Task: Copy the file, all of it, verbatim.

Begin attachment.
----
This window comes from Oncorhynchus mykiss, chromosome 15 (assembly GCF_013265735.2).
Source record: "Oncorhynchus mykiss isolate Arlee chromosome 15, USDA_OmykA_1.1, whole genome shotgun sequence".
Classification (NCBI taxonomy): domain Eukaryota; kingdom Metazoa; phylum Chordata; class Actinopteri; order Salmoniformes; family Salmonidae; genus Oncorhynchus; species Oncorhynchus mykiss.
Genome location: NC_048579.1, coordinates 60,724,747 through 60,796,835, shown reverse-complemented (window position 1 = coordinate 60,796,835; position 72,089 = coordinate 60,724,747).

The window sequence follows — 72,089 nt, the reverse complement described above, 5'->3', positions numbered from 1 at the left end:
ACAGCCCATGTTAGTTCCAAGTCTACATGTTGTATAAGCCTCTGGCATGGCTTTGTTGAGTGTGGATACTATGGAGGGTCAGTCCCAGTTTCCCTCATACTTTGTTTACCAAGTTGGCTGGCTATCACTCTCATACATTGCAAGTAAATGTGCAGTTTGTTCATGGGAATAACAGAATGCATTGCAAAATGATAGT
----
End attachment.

This window comes from Oncorhynchus mykiss, chromosome 15 (assembly GCF_013265735.2).
Source record: "Oncorhynchus mykiss isolate Arlee chromosome 15, USDA_OmykA_1.1, whole genome shotgun sequence".
Classification (NCBI taxonomy): domain Eukaryota; kingdom Metazoa; phylum Chordata; class Actinopteri; order Salmoniformes; family Salmonidae; genus Oncorhynchus; species Oncorhynchus mykiss.
Genome location: NC_048579.1, coordinates 60,724,747 through 60,796,835, shown reverse-complemented (window position 1 = coordinate 60,796,835; position 72,089 = coordinate 60,724,747).

The window sequence follows — 72,089 nt, the reverse complement described above, 5'->3', positions numbered from 1 at the left end:
ACAGCCCATGTTAGTTCCAAGTCTACATGTTGTATAAGCCTCTGGCATGGCTTTGTTGAGTGTGGATACTATGGAGGGTCAGTCCCAGTTTCCCTCATACTTTGTTTACCAAGTTGGCTGGCTATCACTCTCATACATTGCAAGTAAATGTGCAGTTTGTTCATGGGAATAACAGAATGCATTGCAAAATGATAGT